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Outside Edge: Mark Chilton

Mortgage churning stands little or no hope of every going away. The angry debate between certain lenders and the broking community will continue. The two factions have no real common ground to reach consensus as their interests are completely polarised.

Twenty years ago, a pricing cartel existed among lenders with attractive margins being retained on a purely vanilla variable-rate product. This encouraged more capital into the lending market supported by the advent of securitisation.

The resultant overcapacity is at the root of the ongoing price war, which has lead to churning. The customer was further empowered by the emergence of new product options, with innovation continuing today. In parallel, his position became enhanced by the freedom of information on pricing that the press and latterly the internet has brought along.

Naturally, all lenders hate what they see as churning. But they only have themselves to blame following decades of non-existent customer care and overcharging. It is far too late to turn back the clock and even if the intermediary market did not exist, customers would be actively pursuing better deal themselves.

Those very consumers recognise the changing appeals of different products at different times so the dream of a lifetime low-margin variable rate will never meet a thinking customer&#39s requirements. The killer argument is that for as long as existing pricing models remain, a borrower will always be better off if wedded to variable-rate loans by taking the best discount products without overhangs and remortgaging at the end of the discount.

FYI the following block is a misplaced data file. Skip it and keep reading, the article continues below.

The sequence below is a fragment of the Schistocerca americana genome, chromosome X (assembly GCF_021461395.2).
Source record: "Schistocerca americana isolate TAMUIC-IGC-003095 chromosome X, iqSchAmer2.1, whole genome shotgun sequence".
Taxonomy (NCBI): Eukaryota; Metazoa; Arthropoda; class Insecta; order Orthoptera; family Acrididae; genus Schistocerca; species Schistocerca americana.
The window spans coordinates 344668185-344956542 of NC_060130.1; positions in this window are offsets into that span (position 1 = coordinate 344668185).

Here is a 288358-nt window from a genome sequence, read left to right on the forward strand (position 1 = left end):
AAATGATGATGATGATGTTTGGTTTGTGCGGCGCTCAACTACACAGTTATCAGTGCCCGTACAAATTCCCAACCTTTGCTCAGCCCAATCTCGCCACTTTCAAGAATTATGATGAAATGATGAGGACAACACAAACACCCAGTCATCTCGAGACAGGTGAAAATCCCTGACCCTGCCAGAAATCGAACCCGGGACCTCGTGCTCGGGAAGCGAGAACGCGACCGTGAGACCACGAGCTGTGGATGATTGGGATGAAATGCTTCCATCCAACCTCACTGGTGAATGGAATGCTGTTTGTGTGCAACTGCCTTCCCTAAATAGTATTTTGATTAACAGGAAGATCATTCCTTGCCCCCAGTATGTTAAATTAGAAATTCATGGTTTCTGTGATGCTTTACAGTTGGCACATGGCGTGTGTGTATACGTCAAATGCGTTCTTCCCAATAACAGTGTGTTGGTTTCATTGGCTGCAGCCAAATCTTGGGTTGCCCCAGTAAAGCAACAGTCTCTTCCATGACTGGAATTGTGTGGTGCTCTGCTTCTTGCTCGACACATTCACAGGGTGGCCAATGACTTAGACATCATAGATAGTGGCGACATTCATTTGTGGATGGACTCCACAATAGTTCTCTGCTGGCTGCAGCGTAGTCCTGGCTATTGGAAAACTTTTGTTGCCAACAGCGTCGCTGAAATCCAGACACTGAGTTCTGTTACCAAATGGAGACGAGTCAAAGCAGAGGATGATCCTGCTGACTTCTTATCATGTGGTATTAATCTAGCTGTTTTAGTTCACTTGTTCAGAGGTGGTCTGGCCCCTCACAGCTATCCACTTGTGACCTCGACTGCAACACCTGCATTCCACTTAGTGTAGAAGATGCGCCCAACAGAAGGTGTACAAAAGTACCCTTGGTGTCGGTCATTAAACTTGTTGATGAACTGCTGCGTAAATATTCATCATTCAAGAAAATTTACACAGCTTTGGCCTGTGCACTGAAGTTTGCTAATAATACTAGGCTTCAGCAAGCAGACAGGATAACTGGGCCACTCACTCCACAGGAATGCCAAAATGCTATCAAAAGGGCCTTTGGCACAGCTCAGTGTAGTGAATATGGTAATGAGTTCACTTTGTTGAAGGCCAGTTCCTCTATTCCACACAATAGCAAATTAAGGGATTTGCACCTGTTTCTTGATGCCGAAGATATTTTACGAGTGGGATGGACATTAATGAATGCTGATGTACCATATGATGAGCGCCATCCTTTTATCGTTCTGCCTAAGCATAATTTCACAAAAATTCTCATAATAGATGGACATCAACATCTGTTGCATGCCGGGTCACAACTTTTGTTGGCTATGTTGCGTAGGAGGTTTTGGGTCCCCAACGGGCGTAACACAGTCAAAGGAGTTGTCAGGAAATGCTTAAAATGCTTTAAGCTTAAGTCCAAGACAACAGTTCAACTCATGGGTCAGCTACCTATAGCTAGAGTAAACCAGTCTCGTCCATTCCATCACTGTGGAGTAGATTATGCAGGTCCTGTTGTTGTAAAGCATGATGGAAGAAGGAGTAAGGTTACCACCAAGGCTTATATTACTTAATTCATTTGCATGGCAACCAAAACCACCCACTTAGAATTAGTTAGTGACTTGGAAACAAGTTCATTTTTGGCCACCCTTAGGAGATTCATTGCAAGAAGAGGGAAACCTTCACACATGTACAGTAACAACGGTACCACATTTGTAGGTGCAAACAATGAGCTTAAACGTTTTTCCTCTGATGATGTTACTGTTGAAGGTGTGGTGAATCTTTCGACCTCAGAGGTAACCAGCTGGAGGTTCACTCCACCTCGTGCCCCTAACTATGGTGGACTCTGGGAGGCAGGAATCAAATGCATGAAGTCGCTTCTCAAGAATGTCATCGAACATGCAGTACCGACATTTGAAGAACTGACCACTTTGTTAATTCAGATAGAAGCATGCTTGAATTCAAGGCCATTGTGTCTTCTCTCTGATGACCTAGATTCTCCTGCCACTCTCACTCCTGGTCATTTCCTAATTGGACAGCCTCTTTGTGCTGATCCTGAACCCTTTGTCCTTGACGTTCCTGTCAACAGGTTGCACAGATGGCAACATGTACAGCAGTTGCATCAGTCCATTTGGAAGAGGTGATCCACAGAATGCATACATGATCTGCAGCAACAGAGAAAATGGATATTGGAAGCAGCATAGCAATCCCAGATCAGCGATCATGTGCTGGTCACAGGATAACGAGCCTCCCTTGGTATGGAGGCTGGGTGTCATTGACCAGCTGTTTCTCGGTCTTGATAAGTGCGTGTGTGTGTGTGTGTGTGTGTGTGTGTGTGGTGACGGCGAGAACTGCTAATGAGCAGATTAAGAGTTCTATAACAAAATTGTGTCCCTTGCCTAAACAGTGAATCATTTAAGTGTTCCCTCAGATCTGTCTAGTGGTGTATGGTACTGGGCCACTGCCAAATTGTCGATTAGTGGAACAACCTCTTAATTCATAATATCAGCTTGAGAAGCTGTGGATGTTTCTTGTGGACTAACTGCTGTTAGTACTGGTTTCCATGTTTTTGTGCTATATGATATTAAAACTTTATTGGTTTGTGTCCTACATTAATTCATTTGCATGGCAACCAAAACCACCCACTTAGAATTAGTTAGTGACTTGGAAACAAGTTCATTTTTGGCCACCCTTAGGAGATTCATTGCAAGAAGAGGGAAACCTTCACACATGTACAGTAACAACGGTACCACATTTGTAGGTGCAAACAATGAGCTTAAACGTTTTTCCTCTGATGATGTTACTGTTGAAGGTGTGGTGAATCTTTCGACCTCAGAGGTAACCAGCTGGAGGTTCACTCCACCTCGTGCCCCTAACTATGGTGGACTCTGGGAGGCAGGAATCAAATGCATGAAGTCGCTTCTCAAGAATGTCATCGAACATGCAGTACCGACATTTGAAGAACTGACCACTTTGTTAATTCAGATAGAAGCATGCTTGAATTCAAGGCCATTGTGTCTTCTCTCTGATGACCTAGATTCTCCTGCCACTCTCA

The advent of flexible loans might have mitigated this effect were it not for overcapacity in this sector, which increasingly is following the main market in price-led incentives.

The real churning issue lies with brokers. A broker&#39s only responsibility is to his client and is to advise on the most appropriate deal. That advice should increasingly in the current world economy be based on the client&#39s risk profile as well as pure price.

In today&#39s low-rate and inflation environment with a relatively uncertain world outlook, best advice for the majority of borrowers is longer term fixed or capped rates .Yet, consistently, the major fee-based brokers continue to advocate twoyear discounts using largely spurious arguments, as generic best advice.

They continue this in practice with their mortgage business massively predominated by two-year no overhang deals. The harsh reality is that their advice is being influenced by the opportunity to churn every two years rather than every five or seven year.

In a commission-lead environment, both the individual advisers and their firms cannot help themselves building a more profitable business this way. Yes, it may be tricky persuading a client to pay a small premium for the safety of a fixed rate but they are meant to be advisers, not bucketshops throwing off the cheapest deal. The broker&#39s dilemma is compounded by a further commercial conflict with lenders. With exclusive products, the lenders are even more exposed to the risk of churning at the end of the initial rate period.

Yet the brokers know that their customers have become rate chasers, particularly in the bigger loan market.

So, does the broker remain passive, knowing his customer may go to one his competitors, or does he actively rebroke the customer and thereby incur the wrath of the lender who has probably not made a cent of the customer in the initial rate period?

One thing is certain – the cutomer&#39s interests lie only third in their priorities.

Mark Chilton is an independent mortgage consultant


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